Monday, May 10, 2010

The Gospel Deed and the Gospel Word, Part 1

Some Christians/churches emphasize the Gospel Deed: acts of compassion and social justice. Others emphasize the Gospel Word: the proclaimed message of Christ's death and resurrection and our response of repentance and faith. Jesus did both (He came doing and teaching, Acts 1:1). The early church, according to the record of the book of Acts, also did both. It's easy for us to overemphasize one to the neglect of the other if we are not careful. Both are commanded for Christians (Luke 6:35, 2 Timothy 4:2).

What is the relationship between the Gospel Deed and the Gospel Word? While it is clear that both deed and word are commanded by God and are good for others, we must recognize that the Gospel Word itself is the main event. Scripture is clear that no one can be saved without a preacher (Romans 10:14, 17); it never says that acts of compassion save others. So we absolutely cannot neglect the actual proclaiming of the gospel message, for it is this message of Christ's death and resurrection that is "the power of God unto salvation" (Romans 1:16). There is truth to the old argument that if we feed the hungry without preaching the gospel to them, they may have a full stomach, but they will still die and face God's eternal judgment for their sins.

However, acts of social justice may not save the soul (if done without the word), but they are used by God to provide an opportunity to preach the gospel! The Gospel Deed opens the door for the Gospel Word, and the Gospel Word is backed up by the Gospel Deed. Our deeds of love show that our preaching can be trusted.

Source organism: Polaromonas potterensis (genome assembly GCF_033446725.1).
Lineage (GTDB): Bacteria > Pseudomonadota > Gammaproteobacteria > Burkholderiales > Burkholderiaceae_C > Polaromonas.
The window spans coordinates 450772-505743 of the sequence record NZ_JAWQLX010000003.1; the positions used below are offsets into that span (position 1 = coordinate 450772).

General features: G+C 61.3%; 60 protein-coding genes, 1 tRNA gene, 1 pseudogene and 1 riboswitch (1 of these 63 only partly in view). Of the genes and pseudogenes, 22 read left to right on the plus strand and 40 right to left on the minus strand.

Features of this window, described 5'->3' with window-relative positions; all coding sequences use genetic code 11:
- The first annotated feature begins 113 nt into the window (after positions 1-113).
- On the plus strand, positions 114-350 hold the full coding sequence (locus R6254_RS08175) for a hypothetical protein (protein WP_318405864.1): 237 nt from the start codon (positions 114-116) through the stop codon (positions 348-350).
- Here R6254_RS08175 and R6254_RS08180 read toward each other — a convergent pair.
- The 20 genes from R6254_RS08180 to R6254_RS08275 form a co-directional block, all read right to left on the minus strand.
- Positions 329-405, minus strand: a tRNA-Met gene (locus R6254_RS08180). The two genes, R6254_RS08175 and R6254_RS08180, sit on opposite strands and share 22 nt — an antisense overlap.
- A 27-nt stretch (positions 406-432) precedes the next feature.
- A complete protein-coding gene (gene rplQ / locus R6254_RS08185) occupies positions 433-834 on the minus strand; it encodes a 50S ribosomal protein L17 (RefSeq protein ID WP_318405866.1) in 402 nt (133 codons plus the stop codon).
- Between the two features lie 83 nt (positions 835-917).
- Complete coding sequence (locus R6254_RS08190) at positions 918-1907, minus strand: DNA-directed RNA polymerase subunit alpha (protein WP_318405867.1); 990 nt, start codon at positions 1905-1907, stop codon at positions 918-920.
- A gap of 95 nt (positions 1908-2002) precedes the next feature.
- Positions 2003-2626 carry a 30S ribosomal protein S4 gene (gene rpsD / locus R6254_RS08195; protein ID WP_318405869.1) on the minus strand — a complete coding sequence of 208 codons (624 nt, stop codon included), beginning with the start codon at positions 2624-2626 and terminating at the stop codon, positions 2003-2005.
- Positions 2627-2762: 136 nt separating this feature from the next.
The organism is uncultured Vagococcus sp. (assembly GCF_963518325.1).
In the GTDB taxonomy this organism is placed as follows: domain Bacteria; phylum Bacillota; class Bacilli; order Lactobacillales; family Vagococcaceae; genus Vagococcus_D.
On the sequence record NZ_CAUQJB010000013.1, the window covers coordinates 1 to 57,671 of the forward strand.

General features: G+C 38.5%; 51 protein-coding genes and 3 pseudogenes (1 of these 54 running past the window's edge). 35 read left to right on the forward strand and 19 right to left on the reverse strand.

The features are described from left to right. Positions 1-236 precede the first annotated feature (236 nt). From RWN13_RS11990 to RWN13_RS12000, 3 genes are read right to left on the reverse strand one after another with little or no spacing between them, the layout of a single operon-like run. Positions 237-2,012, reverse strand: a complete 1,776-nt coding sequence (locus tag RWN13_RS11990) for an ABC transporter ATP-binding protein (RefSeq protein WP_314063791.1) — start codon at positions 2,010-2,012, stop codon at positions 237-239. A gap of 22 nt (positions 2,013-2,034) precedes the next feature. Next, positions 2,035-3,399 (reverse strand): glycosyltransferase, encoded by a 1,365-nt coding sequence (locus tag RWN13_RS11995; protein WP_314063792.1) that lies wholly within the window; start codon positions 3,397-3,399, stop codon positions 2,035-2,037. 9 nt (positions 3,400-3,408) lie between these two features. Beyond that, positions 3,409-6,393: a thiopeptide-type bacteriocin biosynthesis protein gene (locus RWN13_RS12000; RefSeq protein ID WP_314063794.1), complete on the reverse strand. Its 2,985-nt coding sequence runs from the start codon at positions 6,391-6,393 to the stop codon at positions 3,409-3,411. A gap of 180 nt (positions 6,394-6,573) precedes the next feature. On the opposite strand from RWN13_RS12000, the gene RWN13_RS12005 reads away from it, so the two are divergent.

Which one is your strong point? Which one is your weakness?

Acts chapter 3 is a really good demonstration of the deed and the word working together. Peter and John are going to the Temple to pray, and see a lame beggar at the gate. They take the time to recognize this man, and even heal him in the name of Jesus! An amazed crowd quickly gathers around them (they recognize that this is the man who has been lame for over 40 years). Peter then uses this opportunity (created by the Gospel Deed) to boldly proclaim the gospel of Jesus Christ, confront the people with their sin and their need for forgiveness, and call them to respond with repentance.

Today we will look at Acts 3's lessons on the Gospel Deed. In Part 2 we will learn from Peter's Gospel Word.

Lessons From the Healing:
1. Good things happen in connection with worship (Acts 3:1). It was on the way to a prayer meeting that this miracle took place. Planned meetings are not bad. Public, formal meetings are not wrong! The believers met in homes AND the Temple; public and private; formal and casual. We need both, and God does great things in the life of the church that gathers for worship.

2. Don't quickly dismiss requests: the lame man asked for help (Acts 3:3). We should not be too quick to say no when asked for help. For one thing, Jesus taught us to help when asked (Luke 6:30). Secondly, it could be the hand of God! God may be about to do something glorious.

3. Peter and John looked at the beggar, not the other way (Acts 3:4). The Bible makes a point to tell us that Peter and John both directed their gaze AT the beggar. Don't turn your eyes away from the suffering. Whoever gives to the poor will not want, but he who hides his eyes will get many a curse(Proverbs 28:27).
4. Peter said, "Look at us" (Acts 3:4). We should live in such a way that people can look at us and see the way. Paul was able to say, Be imitators of me, as I am of Christ (1 Corinthians 11:1). Peter was being confident in the Lord here by engaging the lame man.